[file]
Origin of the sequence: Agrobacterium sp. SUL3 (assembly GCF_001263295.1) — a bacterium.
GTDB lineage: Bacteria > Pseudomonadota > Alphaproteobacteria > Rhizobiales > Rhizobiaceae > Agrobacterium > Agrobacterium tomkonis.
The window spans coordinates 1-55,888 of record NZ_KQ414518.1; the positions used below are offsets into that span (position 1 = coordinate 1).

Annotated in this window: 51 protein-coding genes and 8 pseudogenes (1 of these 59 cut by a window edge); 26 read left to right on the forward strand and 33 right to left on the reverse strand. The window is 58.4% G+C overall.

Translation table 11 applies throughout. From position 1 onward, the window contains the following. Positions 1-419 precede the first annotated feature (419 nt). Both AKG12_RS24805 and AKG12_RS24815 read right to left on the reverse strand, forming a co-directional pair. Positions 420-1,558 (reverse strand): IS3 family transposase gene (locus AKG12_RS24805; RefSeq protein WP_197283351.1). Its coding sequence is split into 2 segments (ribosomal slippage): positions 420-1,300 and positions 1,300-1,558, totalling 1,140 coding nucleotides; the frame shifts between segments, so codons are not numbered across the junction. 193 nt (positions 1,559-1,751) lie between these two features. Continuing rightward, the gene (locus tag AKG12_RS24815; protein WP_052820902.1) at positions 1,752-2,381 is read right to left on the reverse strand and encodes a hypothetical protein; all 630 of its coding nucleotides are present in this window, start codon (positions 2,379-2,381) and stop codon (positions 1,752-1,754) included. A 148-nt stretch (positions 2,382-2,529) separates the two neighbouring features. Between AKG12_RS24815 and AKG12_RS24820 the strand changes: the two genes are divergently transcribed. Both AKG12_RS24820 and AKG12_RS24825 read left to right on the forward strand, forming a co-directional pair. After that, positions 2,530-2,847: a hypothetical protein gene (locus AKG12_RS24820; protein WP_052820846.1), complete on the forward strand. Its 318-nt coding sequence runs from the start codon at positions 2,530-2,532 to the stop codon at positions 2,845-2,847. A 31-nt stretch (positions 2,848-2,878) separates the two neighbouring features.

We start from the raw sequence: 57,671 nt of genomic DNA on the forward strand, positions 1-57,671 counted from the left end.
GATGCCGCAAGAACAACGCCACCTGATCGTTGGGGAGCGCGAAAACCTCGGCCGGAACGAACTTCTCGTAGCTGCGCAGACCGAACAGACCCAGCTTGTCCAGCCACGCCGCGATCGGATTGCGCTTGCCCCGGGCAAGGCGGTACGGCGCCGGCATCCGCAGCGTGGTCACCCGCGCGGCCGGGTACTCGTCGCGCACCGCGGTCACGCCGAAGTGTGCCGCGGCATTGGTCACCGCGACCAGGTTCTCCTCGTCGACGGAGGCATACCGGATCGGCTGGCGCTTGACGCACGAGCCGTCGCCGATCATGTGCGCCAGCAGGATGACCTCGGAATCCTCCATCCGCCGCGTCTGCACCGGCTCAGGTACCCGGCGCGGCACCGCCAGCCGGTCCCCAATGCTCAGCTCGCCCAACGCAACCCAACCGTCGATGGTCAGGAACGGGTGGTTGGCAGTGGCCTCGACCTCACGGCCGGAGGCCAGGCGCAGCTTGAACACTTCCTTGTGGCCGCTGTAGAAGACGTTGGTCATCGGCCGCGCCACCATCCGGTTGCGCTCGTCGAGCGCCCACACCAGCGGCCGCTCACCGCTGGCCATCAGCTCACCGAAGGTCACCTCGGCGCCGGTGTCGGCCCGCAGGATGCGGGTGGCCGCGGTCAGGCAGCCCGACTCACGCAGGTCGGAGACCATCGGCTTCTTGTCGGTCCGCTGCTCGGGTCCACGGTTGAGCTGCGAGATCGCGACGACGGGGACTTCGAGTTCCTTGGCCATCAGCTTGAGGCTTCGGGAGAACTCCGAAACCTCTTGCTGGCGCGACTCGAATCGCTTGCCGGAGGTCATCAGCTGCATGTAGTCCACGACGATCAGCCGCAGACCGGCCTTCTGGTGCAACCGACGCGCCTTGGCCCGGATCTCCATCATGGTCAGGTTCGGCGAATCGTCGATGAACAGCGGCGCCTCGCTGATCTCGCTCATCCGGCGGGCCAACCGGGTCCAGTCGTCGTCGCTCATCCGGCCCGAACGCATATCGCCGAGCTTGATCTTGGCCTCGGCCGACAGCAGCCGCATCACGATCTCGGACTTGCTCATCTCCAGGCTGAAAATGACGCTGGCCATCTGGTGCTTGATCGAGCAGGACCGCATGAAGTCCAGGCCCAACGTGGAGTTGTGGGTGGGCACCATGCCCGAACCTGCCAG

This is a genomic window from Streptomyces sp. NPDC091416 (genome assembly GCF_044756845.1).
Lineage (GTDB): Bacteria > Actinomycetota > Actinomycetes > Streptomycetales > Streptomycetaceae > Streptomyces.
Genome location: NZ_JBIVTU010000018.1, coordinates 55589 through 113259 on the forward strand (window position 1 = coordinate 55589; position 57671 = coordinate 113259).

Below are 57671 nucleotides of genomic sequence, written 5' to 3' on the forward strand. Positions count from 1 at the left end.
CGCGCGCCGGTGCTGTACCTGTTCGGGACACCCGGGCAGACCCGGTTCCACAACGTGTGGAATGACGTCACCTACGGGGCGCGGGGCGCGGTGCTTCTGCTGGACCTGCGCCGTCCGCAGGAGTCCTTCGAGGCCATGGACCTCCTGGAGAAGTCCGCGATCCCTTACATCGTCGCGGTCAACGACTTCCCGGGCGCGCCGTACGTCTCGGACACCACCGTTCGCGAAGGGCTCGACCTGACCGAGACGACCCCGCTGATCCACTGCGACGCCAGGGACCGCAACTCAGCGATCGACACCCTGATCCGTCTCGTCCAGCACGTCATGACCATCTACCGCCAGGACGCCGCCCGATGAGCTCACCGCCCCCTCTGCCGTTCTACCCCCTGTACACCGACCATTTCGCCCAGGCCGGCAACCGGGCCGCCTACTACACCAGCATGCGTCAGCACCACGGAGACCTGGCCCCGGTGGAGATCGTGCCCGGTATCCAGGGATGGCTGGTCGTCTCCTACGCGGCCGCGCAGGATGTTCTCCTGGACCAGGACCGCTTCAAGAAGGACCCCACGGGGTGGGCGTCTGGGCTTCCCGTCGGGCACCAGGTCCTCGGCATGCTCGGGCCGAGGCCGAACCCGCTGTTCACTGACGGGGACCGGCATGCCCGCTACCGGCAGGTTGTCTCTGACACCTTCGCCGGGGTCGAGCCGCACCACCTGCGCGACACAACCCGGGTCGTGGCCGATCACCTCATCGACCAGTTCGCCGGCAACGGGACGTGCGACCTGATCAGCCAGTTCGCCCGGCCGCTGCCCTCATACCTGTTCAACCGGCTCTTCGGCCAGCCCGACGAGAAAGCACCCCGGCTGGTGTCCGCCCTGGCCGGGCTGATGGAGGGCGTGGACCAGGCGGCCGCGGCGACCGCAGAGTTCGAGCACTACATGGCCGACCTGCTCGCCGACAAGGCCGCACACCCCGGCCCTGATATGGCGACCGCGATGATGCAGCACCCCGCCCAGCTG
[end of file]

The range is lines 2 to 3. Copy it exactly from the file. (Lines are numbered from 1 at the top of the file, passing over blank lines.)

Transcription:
GTDB lineage: Bacteria > Pseudomonadota > Alphaproteobacteria > Rhizobiales > Rhizobiaceae > Agrobacterium > Agrobacterium tomkonis.
The window spans coordinates 1-55,888 of record NZ_KQ414518.1; the positions used below are offsets into that span (position 1 = coordinate 1).